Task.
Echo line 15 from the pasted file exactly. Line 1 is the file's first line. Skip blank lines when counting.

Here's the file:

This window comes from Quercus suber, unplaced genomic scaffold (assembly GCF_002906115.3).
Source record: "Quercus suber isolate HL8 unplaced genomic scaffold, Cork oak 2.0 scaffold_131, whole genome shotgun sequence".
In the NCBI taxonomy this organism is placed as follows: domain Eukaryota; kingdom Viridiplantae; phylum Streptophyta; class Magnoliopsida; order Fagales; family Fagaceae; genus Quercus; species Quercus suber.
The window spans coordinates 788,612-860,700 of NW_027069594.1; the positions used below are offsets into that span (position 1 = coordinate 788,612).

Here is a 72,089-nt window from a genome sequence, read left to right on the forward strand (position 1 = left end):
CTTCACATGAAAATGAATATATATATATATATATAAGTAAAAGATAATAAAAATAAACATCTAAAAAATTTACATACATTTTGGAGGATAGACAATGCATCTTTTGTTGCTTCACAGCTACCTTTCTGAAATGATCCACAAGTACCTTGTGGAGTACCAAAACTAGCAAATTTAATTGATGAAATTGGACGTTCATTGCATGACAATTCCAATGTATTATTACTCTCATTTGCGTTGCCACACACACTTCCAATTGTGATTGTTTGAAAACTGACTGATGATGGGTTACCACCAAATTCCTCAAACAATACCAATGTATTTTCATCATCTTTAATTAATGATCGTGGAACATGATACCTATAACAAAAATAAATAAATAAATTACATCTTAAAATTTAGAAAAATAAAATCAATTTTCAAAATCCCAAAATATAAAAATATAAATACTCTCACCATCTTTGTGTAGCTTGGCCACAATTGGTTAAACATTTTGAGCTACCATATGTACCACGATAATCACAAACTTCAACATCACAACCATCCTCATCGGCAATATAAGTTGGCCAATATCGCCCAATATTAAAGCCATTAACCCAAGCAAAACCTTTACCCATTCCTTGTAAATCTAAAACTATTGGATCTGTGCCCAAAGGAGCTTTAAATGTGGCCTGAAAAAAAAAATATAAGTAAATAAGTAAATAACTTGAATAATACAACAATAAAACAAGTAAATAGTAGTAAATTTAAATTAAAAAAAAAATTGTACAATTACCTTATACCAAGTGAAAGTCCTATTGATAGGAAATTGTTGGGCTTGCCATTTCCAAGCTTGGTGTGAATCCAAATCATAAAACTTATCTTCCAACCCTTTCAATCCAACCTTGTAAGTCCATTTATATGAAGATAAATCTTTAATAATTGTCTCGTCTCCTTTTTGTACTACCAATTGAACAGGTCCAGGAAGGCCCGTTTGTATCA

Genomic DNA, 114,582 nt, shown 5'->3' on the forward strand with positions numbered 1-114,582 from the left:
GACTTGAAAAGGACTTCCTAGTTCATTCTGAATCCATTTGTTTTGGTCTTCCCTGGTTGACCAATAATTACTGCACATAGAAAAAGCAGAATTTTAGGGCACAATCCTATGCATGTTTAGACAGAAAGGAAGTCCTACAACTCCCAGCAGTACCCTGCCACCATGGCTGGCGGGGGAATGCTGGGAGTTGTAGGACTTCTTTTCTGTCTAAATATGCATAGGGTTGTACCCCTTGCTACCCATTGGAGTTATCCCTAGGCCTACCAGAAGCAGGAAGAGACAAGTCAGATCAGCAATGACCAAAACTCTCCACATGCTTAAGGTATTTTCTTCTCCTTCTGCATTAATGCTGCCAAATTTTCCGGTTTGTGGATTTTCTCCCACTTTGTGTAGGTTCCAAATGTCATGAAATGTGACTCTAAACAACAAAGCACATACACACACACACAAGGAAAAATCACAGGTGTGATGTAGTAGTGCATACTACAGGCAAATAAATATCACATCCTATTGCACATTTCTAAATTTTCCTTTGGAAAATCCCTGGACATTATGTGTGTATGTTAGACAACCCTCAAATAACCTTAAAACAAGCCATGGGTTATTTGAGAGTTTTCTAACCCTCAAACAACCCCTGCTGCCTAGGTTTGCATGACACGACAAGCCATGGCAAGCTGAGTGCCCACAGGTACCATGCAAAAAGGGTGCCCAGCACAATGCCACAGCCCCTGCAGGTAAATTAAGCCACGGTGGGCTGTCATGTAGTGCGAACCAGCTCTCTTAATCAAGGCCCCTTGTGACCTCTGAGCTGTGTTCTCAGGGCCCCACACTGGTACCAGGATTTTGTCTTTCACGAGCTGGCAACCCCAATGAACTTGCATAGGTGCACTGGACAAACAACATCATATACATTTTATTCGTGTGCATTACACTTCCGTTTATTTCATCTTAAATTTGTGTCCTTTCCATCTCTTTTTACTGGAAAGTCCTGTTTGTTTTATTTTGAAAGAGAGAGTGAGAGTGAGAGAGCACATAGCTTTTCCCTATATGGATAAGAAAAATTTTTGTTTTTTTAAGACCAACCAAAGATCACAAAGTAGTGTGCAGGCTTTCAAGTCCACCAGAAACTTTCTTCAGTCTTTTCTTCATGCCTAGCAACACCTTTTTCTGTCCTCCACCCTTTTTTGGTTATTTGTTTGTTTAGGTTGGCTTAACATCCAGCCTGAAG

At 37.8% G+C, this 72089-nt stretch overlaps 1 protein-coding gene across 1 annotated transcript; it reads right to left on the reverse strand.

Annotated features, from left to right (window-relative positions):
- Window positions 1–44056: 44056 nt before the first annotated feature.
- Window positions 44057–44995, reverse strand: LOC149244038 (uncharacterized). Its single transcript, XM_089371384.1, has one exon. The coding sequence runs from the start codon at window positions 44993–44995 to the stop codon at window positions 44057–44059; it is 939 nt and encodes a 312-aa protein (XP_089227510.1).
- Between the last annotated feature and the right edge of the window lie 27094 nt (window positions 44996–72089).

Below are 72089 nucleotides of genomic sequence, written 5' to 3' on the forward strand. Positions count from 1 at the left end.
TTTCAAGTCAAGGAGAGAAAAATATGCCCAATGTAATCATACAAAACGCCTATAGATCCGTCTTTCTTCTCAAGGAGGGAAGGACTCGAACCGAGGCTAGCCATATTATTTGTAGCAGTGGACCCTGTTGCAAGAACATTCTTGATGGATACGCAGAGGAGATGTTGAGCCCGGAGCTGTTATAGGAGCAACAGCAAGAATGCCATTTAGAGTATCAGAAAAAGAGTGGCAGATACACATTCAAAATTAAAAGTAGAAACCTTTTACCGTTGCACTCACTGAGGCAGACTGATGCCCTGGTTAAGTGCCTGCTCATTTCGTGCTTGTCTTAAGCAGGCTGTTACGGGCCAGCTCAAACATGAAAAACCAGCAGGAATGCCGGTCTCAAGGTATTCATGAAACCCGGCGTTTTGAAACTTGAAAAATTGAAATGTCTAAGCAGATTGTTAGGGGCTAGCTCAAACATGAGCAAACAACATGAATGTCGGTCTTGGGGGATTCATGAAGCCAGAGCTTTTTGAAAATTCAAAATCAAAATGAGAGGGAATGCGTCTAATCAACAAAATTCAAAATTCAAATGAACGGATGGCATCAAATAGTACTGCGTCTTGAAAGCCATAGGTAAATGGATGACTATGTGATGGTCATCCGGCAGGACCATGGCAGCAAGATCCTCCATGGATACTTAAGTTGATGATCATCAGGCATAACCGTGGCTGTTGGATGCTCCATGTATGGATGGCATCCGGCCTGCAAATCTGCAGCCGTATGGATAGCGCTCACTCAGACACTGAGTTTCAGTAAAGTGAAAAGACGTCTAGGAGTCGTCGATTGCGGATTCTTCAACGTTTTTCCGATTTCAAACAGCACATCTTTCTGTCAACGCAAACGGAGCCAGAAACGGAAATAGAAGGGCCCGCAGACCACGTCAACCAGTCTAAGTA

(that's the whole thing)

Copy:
TTTCAAGTCAAGGAGAGAAAAATATGCCCAATGTAATCATACAAAACGCCTATAGATCCGTCTTTCTTCTCAAGGAGGGAAGGACTCGAACCGAGGCTAGCCATATTATTTGTAGCAGTGGACCCTGTTGCAAGAACATTCTTGATGGATACGCAGAGGAGATGTTGAGCCCGGAGCTGTTATAGGAGCAACAGCAAGAATGCCATTTAGAGTATCAGAAAAAGAGTGGCAGATACACATTCAAAATTAAAAGTAGAAACCTTTTACCGTTGCACTCACTGAGGCAGACTGATGCCCTGGTTAAGTGCCTGCTCATTTCGTGCTTGTCTTAAGCAGGCTGTTACGGGCCAGCTCAAACATGAAAAACCAGCAGGAATGCCGGTCTCAAGGTATTCATGAAACCCGGCGTTTTGAAACTTGAAAAATTGAAATGTCTAAGCAGATTGTTAGGGGCTAGCTCAAACATGAGCAAACAACATGAATGTCGGTCTTGGGGGATTCATGAAGCCAGAGCTTTTTGAAAATTCAAAATCAAAATGAGAGGGAATGCGTCTAATCAACAAAATTCAAAATTCAAATGAACGGATGGCATCAAATAGTACTGCGTCTTGAAAGCCATAGGTAAATGGATGACTATGTGATGGTCATCCGGCAGGACCATGGCAGCAAGATCCTCCATGGATACTTAAGTTGATGATCATCAGGCATAACCGTGGCTGTTGGATGCTCCATGTATGGATGGCATCCGGCCTGCAAATCTGCAGCCGTATGGATAGCGCTCACTCAGACACTGAGTTTCAGTAAAGTGAAAAGACGTCTAGGAGTCGTCGATTGCGGATTCTTCAACGTTTTTCCGATTTCAAACAGCACATCTTTCTGTCAACGCAAACGGAGCCAGAAACGGAAATAGAAGGGCCCGCAGACCACGTCAACCAGTCTAAGTA